For all their good intentions, sustainable seafood experts often make recommendations that I find difficult to follow through on.
Eat a diversity of fish, especially more small fish, like herring and sardines. If only. Where do I find them? And what do I do with them once I’ve got them?
Eat locally and seasonally – an echo of the land-based local food movement. Again, great idea. And living on Cape Cod, I’ve got a better shot than many at finding locally caught seafood. But seasonally? With the possible exceptions of salmon (fall run coho is my all-time favorite) and shellfish (Remember the old adage about only eating shellfish during months with an R?), I’ll admit to being at a bit of a loss. The fish counter – even my local fish markets – look largely the same year-round.
I was talking through some of this with a local sustainable seafood advocate a few weeks ago when she suddenly said “Ooohh! There’s a cookbook you need to see!” She put me in touch with chef Barton Seaver (well, the project manager for his new book), and voila, I soon had a pre-print copy of Seaver’s soon-to-be-released cookbook, For Cod and Country.
Before I share my opinions about the book, I think it’s only fair to tell you where I’m coming from. I’m not a chef, or food critic, or book critic. I’m a busy working mom who, in my pre-child life, enjoyed long evenings of cooking, eating, and drinking good wine. I had subscriptions to at least three different food magazines. Needless to say, my cooking habits have changed in the four years since we welcomed our first son. Now, my idea of a great recipe is one that involves no more than six ingredients and thirty minutes, and yet still produces something healthful and delicious. It’s kind of a high bar, but For Cod and Country hits the mark.
That’s the first of three reasons to love this book:
1) Real-life cooking. In the introductory chapter (I know, who reads that stuff?), Seaver talks about his formative food experiences in a kitchen that sounds remarkably similar to my own – with head chefs (a.k.a. parents) who put a premium on a good meal with family and friends, even when time was short. Seaver says that much of his cooking is based on one idea – great ingredients prepared simply often produces the best food. For Cod and Country is laced with recipes – like tilapia with lemon brown butter, or broiled smelts with lemon and oregano – whose titles pretty much tell the tale. Okay, so Seaver gets fancy sometimes (a cookbook that doesn’t would be rather pedestrian) and many of the recipes list more than six ingredients, but that includes butter or olive oil, salt, and lemon juice – which hardly qualify as ingredients in my book. I’d put them more in the category of kitchen essentials, like knives and pans. The point is that there’s a real focus on real-life cooking, which I love.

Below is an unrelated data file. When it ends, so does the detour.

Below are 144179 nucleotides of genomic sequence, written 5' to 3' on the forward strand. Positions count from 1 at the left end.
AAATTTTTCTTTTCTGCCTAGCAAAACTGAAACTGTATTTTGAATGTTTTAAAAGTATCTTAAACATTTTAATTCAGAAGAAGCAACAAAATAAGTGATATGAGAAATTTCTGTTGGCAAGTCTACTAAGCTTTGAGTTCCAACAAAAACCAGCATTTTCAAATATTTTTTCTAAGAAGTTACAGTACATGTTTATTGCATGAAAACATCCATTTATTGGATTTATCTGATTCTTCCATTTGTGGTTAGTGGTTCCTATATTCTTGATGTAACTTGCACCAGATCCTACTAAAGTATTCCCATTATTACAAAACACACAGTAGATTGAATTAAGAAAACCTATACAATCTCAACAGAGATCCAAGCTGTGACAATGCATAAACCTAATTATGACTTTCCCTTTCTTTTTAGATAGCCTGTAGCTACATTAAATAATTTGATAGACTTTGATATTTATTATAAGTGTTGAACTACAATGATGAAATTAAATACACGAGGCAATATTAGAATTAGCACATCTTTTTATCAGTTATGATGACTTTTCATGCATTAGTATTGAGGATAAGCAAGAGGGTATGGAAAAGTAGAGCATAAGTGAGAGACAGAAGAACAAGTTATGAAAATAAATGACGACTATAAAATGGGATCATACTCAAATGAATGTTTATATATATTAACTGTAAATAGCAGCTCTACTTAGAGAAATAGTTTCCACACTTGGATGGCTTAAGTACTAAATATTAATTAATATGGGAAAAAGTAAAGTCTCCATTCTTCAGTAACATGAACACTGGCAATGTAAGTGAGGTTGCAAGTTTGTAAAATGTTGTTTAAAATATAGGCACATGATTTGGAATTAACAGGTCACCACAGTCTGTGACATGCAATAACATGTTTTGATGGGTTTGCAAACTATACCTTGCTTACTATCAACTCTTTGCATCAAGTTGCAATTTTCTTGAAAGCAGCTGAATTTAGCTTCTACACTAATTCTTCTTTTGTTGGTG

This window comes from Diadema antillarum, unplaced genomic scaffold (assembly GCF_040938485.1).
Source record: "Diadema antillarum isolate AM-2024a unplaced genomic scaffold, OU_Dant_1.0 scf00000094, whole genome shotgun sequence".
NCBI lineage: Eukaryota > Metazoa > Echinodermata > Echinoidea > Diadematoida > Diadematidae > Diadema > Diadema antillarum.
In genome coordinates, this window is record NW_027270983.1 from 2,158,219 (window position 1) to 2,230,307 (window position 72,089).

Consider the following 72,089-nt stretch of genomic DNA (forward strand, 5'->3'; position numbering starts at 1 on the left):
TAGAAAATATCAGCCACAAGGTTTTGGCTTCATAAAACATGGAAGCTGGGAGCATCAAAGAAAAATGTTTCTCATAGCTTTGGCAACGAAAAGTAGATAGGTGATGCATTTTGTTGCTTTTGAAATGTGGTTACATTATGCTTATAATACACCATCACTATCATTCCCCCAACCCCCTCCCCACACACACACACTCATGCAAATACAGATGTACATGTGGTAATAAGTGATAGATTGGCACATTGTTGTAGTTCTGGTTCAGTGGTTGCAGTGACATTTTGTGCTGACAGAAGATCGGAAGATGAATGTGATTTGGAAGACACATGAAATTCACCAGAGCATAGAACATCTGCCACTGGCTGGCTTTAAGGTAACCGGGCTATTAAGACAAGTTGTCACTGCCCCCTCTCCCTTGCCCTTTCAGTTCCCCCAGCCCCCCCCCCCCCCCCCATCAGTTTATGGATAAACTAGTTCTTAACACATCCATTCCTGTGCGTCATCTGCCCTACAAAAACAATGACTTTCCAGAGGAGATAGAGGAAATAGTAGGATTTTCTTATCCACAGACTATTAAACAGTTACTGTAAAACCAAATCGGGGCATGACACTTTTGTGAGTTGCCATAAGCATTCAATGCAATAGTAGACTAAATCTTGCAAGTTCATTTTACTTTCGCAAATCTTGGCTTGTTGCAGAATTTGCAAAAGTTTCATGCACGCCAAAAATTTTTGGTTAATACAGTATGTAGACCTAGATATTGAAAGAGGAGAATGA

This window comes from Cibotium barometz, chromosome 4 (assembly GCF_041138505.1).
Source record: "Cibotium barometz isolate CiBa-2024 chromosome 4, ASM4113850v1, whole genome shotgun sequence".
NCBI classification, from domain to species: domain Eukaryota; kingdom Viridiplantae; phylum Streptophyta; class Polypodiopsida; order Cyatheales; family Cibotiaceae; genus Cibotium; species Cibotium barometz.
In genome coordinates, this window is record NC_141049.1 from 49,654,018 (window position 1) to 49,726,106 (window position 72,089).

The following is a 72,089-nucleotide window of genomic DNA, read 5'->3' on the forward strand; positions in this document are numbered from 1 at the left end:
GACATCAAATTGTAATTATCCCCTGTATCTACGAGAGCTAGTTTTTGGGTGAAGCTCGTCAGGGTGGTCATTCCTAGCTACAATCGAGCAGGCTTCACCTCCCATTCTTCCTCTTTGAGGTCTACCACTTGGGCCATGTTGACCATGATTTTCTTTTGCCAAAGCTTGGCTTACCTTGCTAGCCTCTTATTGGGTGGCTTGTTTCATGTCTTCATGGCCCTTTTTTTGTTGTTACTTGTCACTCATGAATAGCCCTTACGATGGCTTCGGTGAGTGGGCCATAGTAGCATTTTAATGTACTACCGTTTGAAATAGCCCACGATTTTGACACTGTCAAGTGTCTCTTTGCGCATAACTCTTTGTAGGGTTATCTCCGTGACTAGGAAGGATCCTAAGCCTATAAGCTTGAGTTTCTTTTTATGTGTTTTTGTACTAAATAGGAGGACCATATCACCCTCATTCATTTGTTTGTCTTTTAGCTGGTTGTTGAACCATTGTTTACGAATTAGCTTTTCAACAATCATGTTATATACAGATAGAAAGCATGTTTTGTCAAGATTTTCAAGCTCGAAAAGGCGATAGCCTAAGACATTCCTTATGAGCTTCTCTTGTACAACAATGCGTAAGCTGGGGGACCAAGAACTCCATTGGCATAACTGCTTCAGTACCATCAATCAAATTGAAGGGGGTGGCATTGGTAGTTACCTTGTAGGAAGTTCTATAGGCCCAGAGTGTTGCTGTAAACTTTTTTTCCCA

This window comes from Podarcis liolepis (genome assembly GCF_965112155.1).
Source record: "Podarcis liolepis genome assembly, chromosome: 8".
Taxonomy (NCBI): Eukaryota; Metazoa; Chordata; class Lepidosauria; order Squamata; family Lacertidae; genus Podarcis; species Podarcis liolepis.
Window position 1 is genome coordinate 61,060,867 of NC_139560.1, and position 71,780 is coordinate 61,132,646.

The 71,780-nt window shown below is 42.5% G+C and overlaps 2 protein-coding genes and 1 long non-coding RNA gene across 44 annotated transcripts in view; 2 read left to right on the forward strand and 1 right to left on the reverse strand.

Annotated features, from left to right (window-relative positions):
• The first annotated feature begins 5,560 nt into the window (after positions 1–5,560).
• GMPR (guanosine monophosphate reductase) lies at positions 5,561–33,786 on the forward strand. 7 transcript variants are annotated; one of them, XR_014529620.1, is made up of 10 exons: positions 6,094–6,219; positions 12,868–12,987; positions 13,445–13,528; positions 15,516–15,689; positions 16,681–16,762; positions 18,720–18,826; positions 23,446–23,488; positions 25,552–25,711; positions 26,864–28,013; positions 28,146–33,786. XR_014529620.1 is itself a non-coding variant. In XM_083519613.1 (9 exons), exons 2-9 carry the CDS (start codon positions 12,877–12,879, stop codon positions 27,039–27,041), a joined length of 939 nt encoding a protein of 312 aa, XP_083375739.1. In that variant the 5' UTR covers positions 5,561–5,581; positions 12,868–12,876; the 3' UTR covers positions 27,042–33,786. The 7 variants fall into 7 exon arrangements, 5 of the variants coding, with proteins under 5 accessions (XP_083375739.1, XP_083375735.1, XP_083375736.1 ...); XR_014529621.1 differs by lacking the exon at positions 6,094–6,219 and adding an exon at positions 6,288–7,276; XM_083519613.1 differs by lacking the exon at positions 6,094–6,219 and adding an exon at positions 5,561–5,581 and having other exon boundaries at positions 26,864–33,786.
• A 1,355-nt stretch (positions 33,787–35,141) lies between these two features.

2) Seaonal seafood. Another thing I love about the book is the organizational structure – by seasons. Seaver admits that much of the seasonality in his recipes reflects the seasonality of the vegetables he pairs with the seafood (more on that shortly). But there’s also seasonality in the seafood itself, and in the preparation methods. Spring is heavy on the shellfish. Summer is all about grilling, with a healthy dose of fresh tomatoes. And fall gets into the heartier main courses. Then there’s what Seaver calls “a separate season,” also known as Tuesday night – a whole section of quick snacks, drinks, and meals. Personally, I’d say they’re more suited to easy, unexpected entertaining than family meals. Fun, nonetheless.
3) Everything else. Last, but certainly not least, Seaver includes sections on essential herbs and spices, and basic techniques for preparing fish – from filleting, to brining, to smoking. He also includes recipes for some of his favorite side dishes. I’d call that practicing what you preach, since a central part of Seaver’s sustainable seafood philosophy is eating smaller portions of seafood and heaping your plate with vegetables and grains.
Bottom line: This is a book I can’t wait to cook from, and would highly recommend to any seafood lover (or anyone wanting to be convinced into loving seafood, for that matter).
Of course, no cookbook review would be complete without some recipes. Here are a couple from the spring chapter that I’m dying to try. Give one a spin and let me know what you think.
Or on the simpler side:
Reprinted with permission from For Cod & Country, © 2011 by Barton Seaver, Sterling Epicure, an imprint of Sterling Publishing Co., Inc.